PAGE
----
Think of Early Times as the slow-witted -- but charming -- cousin of Slanted and Enchanted.

For all its abrasiveness, it's a fun and essential record for any fan of Malkmus and David Berman.

Early Times will be released on 19 June 2012 on Drag City.

Friday, June 15, 2012

Blues Control Drops Valley Tangents: A Review Of The New Album

Who would have ever believed that the heirs to the Portishead legacy would come out of Lehigh Valley, Pennsylvania?

Blues Control are from my neck of the woods -- sure, they are miles aways from D.C. but the distance between Pa. and D.C. doesn't seem as great when I'm writing this from Hong Kong! -- and they create music that sometimes seems European, for lack of a better adjective.

The tunes on Valley Tangents, out 19 June on Drag City, echo that trippy stuff from Portishead and Broadcast, but also the kind of tunes you'd hear in an old Radley Metzger film.

Hence the label European.

The 6 tunes on Valley Tangents are all different, yet the sound of this group is distinctive. These are, quite simply, tunes for an imaginary soundtrack, to paraphrase some title I saw once.

"Love's A Rondo" starts off wearing its Barry Adamson influence on its sleeve. It's crime show piano all the way here. Then some decidedly hard fuzz guitar comes in -- think early SFA -- and things unroll, the guitar and piano gently duelling over light brush-work on the skins.

"Iron Pigs", despite referencing 2 Black Sabbath titles in its title, is more African Head Charge, Massive Attack, and that sort of thing. Sure, the guitar wails like Knopfler in his youth, and there's a hint of Zappa in the keyboard buzz, but it's more blues-y menace stretched out and explored.

Quite simply, it sounds like this was recorded live in the studio and that is an enormous compliment. Hard to believe that this is just 2 people!

"Opium Den/Fade To Blue" starts with a disco-era run on the jazz flute -- cue Ron Burgundy! -- but then turns into a shuffling instrumental with the sort of psuedo-Middle Eastern vibe Zep cultivated so well on Led Zeppelin III.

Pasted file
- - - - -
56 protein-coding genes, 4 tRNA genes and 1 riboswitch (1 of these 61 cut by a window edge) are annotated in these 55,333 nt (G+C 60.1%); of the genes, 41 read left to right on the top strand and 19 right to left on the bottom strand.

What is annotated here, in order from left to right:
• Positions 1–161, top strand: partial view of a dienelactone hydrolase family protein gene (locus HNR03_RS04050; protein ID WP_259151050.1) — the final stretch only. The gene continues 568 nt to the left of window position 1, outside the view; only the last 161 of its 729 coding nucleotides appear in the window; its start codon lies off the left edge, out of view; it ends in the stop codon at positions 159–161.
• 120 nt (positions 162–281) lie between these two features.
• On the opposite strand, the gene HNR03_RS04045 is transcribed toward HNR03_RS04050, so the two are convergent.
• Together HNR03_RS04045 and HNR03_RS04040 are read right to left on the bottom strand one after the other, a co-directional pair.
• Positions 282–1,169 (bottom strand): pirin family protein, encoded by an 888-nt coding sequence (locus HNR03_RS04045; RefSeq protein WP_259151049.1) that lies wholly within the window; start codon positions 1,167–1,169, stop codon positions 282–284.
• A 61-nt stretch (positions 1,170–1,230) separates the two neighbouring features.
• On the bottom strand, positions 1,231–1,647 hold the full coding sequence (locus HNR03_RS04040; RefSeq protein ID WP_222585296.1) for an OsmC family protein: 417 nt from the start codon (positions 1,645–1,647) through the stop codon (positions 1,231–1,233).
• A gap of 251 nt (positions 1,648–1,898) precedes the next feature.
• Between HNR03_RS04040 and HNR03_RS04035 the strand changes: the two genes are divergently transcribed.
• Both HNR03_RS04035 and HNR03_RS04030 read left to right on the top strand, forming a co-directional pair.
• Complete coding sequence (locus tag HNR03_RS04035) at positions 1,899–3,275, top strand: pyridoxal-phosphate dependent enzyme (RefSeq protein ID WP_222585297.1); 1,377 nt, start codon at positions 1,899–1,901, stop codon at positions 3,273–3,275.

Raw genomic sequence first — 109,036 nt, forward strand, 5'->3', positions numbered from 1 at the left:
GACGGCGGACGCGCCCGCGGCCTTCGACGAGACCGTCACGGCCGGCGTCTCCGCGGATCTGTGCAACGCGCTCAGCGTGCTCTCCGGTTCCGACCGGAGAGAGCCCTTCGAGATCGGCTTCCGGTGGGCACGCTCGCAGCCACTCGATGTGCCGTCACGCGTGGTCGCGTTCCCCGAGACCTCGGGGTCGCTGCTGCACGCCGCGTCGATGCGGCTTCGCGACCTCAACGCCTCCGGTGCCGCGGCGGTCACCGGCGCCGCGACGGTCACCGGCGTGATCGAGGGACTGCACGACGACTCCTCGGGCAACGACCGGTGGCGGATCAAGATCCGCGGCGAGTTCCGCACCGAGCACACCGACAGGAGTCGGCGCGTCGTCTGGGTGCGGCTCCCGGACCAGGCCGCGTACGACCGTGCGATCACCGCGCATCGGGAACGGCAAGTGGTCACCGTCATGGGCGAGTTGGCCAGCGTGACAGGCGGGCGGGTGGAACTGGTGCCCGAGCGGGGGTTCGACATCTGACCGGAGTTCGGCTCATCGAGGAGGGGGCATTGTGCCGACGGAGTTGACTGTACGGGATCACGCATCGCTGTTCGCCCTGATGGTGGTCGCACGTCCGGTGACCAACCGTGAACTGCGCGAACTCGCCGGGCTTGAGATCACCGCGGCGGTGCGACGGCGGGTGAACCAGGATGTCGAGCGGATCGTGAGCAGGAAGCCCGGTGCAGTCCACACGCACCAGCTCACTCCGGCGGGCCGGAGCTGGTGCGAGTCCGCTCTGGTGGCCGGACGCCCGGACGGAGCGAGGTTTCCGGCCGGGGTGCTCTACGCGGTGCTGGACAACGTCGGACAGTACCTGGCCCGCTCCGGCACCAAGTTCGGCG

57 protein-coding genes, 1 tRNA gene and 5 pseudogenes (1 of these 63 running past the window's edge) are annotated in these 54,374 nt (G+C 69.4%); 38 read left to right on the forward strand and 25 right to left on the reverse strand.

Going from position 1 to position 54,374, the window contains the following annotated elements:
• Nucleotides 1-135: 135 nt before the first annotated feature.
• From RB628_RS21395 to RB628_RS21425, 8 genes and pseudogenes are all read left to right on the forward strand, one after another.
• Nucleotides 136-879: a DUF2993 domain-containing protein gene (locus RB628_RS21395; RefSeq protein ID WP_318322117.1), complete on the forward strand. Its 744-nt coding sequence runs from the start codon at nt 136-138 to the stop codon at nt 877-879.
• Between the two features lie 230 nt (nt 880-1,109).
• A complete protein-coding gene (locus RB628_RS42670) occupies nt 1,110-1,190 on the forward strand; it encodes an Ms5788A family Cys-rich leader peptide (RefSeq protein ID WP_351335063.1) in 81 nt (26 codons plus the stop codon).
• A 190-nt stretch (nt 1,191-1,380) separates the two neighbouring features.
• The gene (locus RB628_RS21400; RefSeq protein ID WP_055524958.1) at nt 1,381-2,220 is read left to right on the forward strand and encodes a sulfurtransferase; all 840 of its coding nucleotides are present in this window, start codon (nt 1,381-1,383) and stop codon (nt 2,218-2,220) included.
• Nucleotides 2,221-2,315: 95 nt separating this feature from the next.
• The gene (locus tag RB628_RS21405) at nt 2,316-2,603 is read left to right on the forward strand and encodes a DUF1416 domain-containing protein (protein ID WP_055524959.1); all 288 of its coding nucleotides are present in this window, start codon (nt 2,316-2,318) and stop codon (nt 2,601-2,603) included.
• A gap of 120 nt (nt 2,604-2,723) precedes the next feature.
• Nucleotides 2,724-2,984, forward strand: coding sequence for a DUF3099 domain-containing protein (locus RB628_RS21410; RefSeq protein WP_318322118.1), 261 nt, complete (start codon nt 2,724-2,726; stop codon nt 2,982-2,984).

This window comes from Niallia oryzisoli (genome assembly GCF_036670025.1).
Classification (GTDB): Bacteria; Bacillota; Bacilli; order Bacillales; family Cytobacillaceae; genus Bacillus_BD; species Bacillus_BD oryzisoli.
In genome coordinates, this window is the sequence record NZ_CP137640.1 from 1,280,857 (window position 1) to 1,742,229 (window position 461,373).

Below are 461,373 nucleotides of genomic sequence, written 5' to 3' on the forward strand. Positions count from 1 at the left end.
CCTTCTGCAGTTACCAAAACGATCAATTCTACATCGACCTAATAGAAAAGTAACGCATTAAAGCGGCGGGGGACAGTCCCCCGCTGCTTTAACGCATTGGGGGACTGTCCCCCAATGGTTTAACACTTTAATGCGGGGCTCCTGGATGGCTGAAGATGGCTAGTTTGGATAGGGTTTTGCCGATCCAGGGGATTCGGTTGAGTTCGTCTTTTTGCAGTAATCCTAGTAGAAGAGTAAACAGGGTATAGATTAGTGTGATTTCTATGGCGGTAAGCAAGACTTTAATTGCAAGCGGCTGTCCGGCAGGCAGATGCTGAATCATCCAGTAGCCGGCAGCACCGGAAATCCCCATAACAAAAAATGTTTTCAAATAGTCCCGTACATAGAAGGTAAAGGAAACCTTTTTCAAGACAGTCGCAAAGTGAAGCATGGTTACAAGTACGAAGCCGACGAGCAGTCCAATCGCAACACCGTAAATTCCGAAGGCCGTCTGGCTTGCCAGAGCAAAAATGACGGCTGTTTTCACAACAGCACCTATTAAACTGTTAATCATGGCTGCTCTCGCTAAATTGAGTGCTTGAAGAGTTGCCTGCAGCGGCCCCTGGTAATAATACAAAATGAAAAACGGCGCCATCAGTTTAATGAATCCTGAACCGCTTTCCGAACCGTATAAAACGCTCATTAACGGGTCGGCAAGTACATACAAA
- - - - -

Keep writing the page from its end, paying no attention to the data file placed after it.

"Walking Robin" is a short guitar-led riffer with drums (?) like footsteps -- boot-thumps -- in the background. Add in some atmospherics, a harpsichord (?), and a hint of a Mick Karn bass-line, and it's another charmer on this record.

"Open Air" takes things to another level. Vaguely reminiscent of both Tomita doing Debussy and an old David Sylvian record, the keyboard figure positively aches as the song unfurls. What sounds like found music -- or something heard in the distance from an open window -- has the power to affect. And while the cut is not direct, it's moving and emotional in a strange way. There's nothing obvious here but the mix of pieces -- piano, noises, and melody -- creates a mood that lingers after these few minutes have passed.

"Gypsum" glides in on a funk groove -- think Booker T. mixed with some Horace Silver or Herbie Hancock -- then it chugs along on that ominous tuba-like bass-figure. A few piano notes, a skip up the keyboard, and an insistent riff and the tune kicks like the simple drum pattern that anchors the cut.

Blues Control sound unlike anyone else today. I name-checked Portishead but that's due to the attitude and not the same sort of sound. Same goes with that nod to Broadcast.